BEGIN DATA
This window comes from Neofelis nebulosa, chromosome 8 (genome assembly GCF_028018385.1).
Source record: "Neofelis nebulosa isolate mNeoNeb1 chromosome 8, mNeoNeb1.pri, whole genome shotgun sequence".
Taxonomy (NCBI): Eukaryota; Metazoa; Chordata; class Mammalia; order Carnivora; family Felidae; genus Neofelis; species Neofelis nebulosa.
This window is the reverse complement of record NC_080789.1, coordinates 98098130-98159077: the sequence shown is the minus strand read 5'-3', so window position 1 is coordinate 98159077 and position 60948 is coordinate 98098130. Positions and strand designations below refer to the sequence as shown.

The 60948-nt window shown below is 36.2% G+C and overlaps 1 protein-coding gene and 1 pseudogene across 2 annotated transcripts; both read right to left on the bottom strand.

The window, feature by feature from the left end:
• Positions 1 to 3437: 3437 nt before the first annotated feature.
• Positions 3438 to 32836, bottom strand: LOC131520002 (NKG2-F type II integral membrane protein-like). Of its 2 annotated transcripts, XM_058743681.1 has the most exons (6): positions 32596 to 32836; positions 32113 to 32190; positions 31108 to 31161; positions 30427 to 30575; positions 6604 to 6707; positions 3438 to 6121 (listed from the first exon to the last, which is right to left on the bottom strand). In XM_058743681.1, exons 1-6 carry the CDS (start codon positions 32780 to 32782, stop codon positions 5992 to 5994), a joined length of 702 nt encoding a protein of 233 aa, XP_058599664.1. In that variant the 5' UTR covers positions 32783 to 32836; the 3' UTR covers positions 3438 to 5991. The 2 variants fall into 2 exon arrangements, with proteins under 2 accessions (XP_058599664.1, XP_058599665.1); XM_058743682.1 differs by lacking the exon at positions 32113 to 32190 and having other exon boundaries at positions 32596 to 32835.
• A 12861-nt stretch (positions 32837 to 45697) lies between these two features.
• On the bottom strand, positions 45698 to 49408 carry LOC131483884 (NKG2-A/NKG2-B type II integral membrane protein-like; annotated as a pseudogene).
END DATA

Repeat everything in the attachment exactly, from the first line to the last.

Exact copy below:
This window comes from Neofelis nebulosa, chromosome 8 (genome assembly GCF_028018385.1).
Source record: "Neofelis nebulosa isolate mNeoNeb1 chromosome 8, mNeoNeb1.pri, whole genome shotgun sequence".
Taxonomy (NCBI): Eukaryota; Metazoa; Chordata; class Mammalia; order Carnivora; family Felidae; genus Neofelis; species Neofelis nebulosa.
This window is the reverse complement of record NC_080789.1, coordinates 98098130-98159077: the sequence shown is the minus strand read 5'-3', so window position 1 is coordinate 98159077 and position 60948 is coordinate 98098130. Positions and strand designations below refer to the sequence as shown.

The 60948-nt window shown below is 36.2% G+C and overlaps 1 protein-coding gene and 1 pseudogene across 2 annotated transcripts; both read right to left on the bottom strand.

The window, feature by feature from the left end:
• Positions 1 to 3437: 3437 nt before the first annotated feature.
• Positions 3438 to 32836, bottom strand: LOC131520002 (NKG2-F type II integral membrane protein-like). Of its 2 annotated transcripts, XM_058743681.1 has the most exons (6): positions 32596 to 32836; positions 32113 to 32190; positions 31108 to 31161; positions 30427 to 30575; positions 6604 to 6707; positions 3438 to 6121 (listed from the first exon to the last, which is right to left on the bottom strand). In XM_058743681.1, exons 1-6 carry the CDS (start codon positions 32780 to 32782, stop codon positions 5992 to 5994), a joined length of 702 nt encoding a protein of 233 aa, XP_058599664.1. In that variant the 5' UTR covers positions 32783 to 32836; the 3' UTR covers positions 3438 to 5991. The 2 variants fall into 2 exon arrangements, with proteins under 2 accessions (XP_058599664.1, XP_058599665.1); XM_058743682.1 differs by lacking the exon at positions 32113 to 32190 and having other exon boundaries at positions 32596 to 32835.
• A 12861-nt stretch (positions 32837 to 45697) lies between these two features.
• On the bottom strand, positions 45698 to 49408 carry LOC131483884 (NKG2-A/NKG2-B type II integral membrane protein-like; annotated as a pseudogene).